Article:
21/06/2024

2024: The Rise of Gold Reserves

The results of the recent survey on central bank gold reserves for the year 2024, conducted by the World Gold Council in partnership with YouGov, offer valuable insights into the gold strategies of major financial institutions worldwide. The study, conducted between February 19 and April 30, 2024, collected responses from 70 central banks, representing a significant response rate of 47%.
2024: The Rise of Gold Reserves

In a world marked by increasing geopolitical and financial turbulence, the management of gold reserves is crucial. In 2023, central banks accumulated 1,037 tons of gold, marking the second-highest annual purchase volume, just behind the record of 1,082 tons in 2022.

Purchase Intentions and Motivations

According to the 2024 survey, around 29% of central banks plan to increase their gold reserves in the next twelve months. The main motivations include the need to rebalance reserves to optimal strategic levels, national gold production, and growing concerns over financial risks, including potential crises and rising inflation.

Geopolitical and Macroeconomic Context

Persistent geopolitical tensions, such as conflicts in the Middle East, the prolonged war in Ukraine, and tensions between the United States and China, continue to influence reserve management decisions. Although global inflation has shown signs of cooling, economic recovery remains uneven, and financial vulnerabilities are high. Interest rates, inflationary pressures, and geopolitical instability remain key factors in central bank strategies.

Outlook on the US Dollar and Gold

The survey reveals a continued decline in the share of the US dollar in global reserves. Approximately 62% of respondents anticipate a reduction in the dollar’s share over the next five years, a trend particularly pronounced among banks in emerging and developing markets. Simultaneously, 69% of respondents believe that the share of gold in global reserves will increase in the next five years, a significant rise from 62% in 2023 and 46% in 2022.

Composition of Total Reserves

Reasons for Holding Gold

This year, 83% of central banks hold gold in their reserves, mainly due to its role as a “long-term safe haven/inflation hedge” (88%), its “performance in times of crisis” (82%), its effectiveness as a “portfolio diversification tool” (75%), and the absence of default risk (72%). These motivations indicate a shift from the historical importance of gold, now seen as a fifth priority.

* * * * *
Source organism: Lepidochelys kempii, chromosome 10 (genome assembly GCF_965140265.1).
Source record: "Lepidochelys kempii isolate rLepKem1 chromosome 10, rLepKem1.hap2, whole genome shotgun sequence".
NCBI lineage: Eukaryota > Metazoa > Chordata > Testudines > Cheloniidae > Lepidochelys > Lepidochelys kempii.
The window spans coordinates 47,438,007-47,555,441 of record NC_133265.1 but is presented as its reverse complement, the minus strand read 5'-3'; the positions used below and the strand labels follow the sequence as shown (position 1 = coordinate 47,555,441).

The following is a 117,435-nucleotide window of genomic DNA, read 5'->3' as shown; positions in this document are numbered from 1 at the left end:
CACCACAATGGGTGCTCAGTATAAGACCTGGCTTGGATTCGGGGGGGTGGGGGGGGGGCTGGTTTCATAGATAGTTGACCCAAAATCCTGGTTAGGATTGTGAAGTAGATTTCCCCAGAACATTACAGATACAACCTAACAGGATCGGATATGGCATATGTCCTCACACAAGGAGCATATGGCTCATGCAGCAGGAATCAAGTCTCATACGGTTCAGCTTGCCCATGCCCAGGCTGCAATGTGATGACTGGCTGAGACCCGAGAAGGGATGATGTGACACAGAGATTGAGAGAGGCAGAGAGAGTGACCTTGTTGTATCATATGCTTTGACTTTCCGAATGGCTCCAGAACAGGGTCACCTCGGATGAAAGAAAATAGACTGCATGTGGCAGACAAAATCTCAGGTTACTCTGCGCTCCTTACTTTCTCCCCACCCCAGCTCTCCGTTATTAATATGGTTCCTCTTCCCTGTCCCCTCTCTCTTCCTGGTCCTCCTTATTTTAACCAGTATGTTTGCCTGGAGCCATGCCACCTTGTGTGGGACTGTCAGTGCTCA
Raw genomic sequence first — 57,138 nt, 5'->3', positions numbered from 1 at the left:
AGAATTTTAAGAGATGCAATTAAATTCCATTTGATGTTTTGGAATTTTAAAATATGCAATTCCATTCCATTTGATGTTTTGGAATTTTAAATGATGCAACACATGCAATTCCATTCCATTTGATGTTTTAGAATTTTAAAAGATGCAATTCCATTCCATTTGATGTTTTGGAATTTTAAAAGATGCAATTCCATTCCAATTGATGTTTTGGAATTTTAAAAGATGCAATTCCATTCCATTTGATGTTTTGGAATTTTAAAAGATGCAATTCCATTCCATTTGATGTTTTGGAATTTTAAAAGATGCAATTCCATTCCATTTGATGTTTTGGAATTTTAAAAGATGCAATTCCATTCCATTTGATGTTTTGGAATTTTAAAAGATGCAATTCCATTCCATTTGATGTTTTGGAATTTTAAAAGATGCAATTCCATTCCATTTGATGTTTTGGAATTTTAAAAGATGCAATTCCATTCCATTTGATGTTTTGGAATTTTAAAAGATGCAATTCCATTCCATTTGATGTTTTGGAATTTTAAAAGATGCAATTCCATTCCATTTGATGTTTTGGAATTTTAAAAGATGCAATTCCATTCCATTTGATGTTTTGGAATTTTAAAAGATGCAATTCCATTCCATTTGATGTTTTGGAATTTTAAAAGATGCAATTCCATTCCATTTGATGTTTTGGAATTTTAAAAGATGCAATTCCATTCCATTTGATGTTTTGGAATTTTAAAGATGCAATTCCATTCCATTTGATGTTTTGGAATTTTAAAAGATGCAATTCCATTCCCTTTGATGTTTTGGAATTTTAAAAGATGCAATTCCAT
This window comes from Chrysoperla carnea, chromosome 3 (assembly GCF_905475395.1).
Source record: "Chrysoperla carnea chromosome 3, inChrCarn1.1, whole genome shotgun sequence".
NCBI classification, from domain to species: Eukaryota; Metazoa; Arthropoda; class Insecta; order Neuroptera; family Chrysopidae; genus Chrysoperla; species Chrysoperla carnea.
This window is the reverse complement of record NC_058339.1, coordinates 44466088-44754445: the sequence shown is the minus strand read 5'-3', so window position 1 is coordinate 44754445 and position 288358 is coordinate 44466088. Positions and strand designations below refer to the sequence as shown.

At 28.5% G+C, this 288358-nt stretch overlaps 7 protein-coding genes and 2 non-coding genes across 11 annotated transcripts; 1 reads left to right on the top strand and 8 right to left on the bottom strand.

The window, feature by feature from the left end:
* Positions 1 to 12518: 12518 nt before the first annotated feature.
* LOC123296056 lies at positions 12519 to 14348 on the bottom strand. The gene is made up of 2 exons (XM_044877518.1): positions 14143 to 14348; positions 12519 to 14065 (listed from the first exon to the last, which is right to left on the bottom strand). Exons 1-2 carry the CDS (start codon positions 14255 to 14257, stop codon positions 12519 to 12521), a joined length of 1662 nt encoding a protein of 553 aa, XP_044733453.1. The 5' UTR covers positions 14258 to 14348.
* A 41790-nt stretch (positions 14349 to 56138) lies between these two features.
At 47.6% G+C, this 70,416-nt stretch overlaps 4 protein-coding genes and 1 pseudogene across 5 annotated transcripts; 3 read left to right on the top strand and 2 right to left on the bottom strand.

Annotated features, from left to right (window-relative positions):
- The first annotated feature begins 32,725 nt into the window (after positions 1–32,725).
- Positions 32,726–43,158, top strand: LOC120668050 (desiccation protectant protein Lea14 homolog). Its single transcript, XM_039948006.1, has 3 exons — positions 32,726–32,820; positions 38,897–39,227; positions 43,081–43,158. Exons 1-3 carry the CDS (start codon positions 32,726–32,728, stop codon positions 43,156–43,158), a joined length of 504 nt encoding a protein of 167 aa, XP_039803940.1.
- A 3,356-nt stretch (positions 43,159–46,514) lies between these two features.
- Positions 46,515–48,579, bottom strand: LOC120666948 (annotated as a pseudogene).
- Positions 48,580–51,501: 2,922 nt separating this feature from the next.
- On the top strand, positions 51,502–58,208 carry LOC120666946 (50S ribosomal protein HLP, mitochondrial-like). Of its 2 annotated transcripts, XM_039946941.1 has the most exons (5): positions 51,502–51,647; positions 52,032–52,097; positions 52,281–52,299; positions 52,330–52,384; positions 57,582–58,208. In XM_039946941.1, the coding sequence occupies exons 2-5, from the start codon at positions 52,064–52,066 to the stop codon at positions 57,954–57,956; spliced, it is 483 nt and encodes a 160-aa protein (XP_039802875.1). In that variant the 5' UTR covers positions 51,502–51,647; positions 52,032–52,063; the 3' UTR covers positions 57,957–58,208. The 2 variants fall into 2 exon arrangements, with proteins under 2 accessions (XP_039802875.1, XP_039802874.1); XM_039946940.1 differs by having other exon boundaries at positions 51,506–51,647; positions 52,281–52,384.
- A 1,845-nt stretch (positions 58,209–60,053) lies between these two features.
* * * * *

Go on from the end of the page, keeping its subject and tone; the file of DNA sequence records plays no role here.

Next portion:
Management of Gold Reserves

Most central banks continue to manage their gold reserves separately from other assets, although this practice has declined from 83% to 67% this year. The reasons cited for this separate treatment include gold's historical status and its strategic role. London’s “Good Delivery” bars remain the standard for physical gold, with an increase in the number of banks seeking to upgrade their reserves to these standards.

Storage and Active Management

Domestic gold storage has slightly increased, with 41% of respondents opting for this solution. The Bank of England remains the most popular storage location. The survey also shows an increase in the active management of gold reserves, with 37% of central banks now actively managing their gold reserves. The primary goal of this active management is to improve returns.

Conclusion

The interest of central banks in gold remains robust, supported by record purchases and ongoing concerns over geopolitical and macroeconomic conditions. Banks in emerging markets, in particular, continue to value gold as a means of hedging against financial and geopolitical risks, while confidence in the continued dominance of the US dollar is waning. In this constantly evolving context, demand for gold by central banks is expected to remain high.

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